Through the Conservation Stewardship Program (CSP), the Johannsens plant a diverse cover crop mix of legumes, cereal grains and tubers into their wheat stubble right after summer harvest to get 60 days of growth before a killing frost. The cover crops enhance the health of their soils, significantly increasing the nitrogen available to crops and reducing the need for commercial fertilizers. These cover crops also provide fall grazing opportunities for their beef herd – and the wildlife loves it too.

“We have harvested pheasants in December, with six inches of snow on the ground, that have had green leaves in their crops,” says Eric Johannsen. “The white-tailed deer also absolutely love grazing these green cover crops in the fall.” The Johannsens’ lodge walls are covered with photographs of monster bucks seen on their property.

Johannsen and his brother Corey are fourth generation farmers on property that their great-grandparents settled in 1926. The brothers both have their degree in agricultural business from South Dakota State University – Corey focuses on the sustainable agriculture production and soil health, while Eric focuses on sustainably managing their beef cattle, grazing lands and wildlife habitat. They joke how their parents, Karl and Connie, weren’t quite as sure about the changes the brothers implemented. However, the benefits of these sustainable practices are paying off – the overall goal for the Johannsen family is to consistently stay profitable as an agriculture producer, and EQIP and CSP are making that possible.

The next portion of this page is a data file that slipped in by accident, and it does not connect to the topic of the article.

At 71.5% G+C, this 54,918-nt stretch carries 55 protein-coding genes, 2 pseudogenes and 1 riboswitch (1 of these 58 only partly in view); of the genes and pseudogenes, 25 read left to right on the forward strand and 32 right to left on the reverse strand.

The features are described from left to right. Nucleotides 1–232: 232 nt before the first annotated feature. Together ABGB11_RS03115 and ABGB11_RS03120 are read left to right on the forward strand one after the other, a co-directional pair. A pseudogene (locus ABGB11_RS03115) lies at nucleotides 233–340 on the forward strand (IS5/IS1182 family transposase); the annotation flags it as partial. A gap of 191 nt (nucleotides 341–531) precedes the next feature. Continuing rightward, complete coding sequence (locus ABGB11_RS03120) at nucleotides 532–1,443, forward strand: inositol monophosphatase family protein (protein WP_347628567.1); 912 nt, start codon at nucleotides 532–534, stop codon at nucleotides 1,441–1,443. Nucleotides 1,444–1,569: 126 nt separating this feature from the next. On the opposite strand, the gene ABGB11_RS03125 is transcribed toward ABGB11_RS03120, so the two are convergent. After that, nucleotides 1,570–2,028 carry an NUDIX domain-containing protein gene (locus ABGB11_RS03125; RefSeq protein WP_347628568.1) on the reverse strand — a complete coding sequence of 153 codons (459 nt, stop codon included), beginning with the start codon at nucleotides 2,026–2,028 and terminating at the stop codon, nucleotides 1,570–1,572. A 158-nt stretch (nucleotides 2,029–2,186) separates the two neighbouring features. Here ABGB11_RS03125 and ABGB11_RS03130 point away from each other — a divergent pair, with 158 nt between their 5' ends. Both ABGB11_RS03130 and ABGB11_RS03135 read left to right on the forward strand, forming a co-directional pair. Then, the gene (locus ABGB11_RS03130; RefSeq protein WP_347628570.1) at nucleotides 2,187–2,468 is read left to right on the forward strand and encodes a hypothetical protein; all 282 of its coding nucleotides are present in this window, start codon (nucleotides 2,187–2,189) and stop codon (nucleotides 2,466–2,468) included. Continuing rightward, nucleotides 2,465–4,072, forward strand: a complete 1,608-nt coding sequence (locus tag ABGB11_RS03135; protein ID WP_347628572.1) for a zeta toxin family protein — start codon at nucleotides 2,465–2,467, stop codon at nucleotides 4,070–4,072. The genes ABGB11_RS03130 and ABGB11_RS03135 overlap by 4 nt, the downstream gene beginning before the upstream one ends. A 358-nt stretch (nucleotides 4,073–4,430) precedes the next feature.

Like many of you, I read Phil Bourjaily’s excellent article, “Silent Fields: Where Have all the Pheasants Gone?” The piece examines the reasons behinds the startling drop in the pheasant population in the central U.S., and how that drop has resulted in thousands of hunters no longer bothering to go afield after the birds. There is no doubt that there has been dramatic alteration to ag landscapes in recent years, decreasing pheasant habitat. But farmers like the Johannsens are making a difference, and the working lands programs in the new Farm Bill are helping. When they’re applied properly, working lands conservation programs benefit the production side of an agricultural operation, and also benefit wildlife on the ground.